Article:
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Jane Austen's Guide to Good Manners: Compliments, Charades & Horrible Blunders
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The Portable Dorothy Parker
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The Tenant of Wildfell Hall
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Some people have all the luck

The King's Grave: The Discovery of Richard III's Lost Burial Place and the Clues It Holds - Philippa Langley, Michael Jones

As a kid I was fascinated by buried treasure and morbid ghost stories. I read every book I could find about ancient mysteries and old diaries found in dusty attics. I guess you can say that The King's Grave, the true story of how Richard III's bones were discovered under a parking lot in Leicester, appealed to my inner child. 


I caught the TV documentary about the discovery on Netflix, and it is in every way superior to this book. I saw the TV show before I read this and thought the book would provide additional details and answer the questions I had--namely, how on earth did Philippa Langley become so obsessed with Richard III? I'm sure he was very nice, as medieval kings go, but Langley is a fangirl and it's impossible to take her seriously. She has some woo-woo moments in the documentary, like her meltdown when someone says the H word (hunchback) as they're examining Richard's bones, that are nothing compared to her endless droning in the book about how amazing he was. She even brings in a graphologist to look at Richard's handwriting and analyze his personality. I'm surprised there's no astrological chart or a stab at a post-mortem Myers-Briggs.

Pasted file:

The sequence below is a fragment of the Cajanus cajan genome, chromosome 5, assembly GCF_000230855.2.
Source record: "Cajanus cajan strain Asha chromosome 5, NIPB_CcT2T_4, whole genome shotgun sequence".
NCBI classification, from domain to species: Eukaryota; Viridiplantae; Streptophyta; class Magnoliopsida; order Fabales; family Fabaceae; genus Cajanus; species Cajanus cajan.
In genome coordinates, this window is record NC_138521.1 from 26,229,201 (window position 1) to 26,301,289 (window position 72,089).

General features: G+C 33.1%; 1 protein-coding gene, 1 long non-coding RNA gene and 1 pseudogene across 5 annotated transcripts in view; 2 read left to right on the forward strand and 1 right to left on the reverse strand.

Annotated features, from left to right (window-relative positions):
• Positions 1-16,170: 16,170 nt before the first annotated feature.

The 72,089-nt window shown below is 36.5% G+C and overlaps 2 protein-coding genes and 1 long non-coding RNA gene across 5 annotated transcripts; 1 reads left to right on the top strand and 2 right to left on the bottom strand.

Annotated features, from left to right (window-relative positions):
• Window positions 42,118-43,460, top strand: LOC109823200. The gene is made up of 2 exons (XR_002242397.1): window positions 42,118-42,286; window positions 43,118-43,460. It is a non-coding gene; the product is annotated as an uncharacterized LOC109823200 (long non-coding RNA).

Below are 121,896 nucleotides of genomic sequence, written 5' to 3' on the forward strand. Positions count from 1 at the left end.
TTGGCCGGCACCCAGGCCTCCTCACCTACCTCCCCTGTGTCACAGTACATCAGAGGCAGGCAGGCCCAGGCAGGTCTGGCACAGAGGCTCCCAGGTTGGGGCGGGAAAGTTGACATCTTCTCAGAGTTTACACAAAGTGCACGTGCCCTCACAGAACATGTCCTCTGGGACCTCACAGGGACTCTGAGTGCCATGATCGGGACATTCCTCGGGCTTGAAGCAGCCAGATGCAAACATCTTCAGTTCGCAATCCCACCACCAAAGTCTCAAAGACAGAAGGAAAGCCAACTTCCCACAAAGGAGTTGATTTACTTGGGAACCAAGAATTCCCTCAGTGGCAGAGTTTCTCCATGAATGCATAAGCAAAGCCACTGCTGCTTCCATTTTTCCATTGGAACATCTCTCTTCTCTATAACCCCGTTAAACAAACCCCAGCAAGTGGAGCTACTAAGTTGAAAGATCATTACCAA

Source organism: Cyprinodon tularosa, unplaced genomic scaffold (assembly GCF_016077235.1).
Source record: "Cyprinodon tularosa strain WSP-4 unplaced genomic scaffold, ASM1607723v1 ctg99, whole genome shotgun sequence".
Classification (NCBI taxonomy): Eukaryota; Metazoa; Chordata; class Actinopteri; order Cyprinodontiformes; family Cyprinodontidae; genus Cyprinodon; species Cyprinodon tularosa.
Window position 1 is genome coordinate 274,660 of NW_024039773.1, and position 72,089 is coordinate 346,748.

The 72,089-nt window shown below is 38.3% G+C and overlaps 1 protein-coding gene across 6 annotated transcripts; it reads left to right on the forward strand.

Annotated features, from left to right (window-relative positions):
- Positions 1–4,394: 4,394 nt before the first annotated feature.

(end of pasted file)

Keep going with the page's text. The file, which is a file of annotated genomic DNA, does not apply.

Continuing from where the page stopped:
The book alternates Philippa's "LOOK AT MEEEE" chapters with an overview of Richard's life. Unfortunately this makes the book too disjointed and I found myself skimming the overly detailed account of how she raised money for the dig and how many text messages she received from reporters. Dear god, woman, give us the good stuff.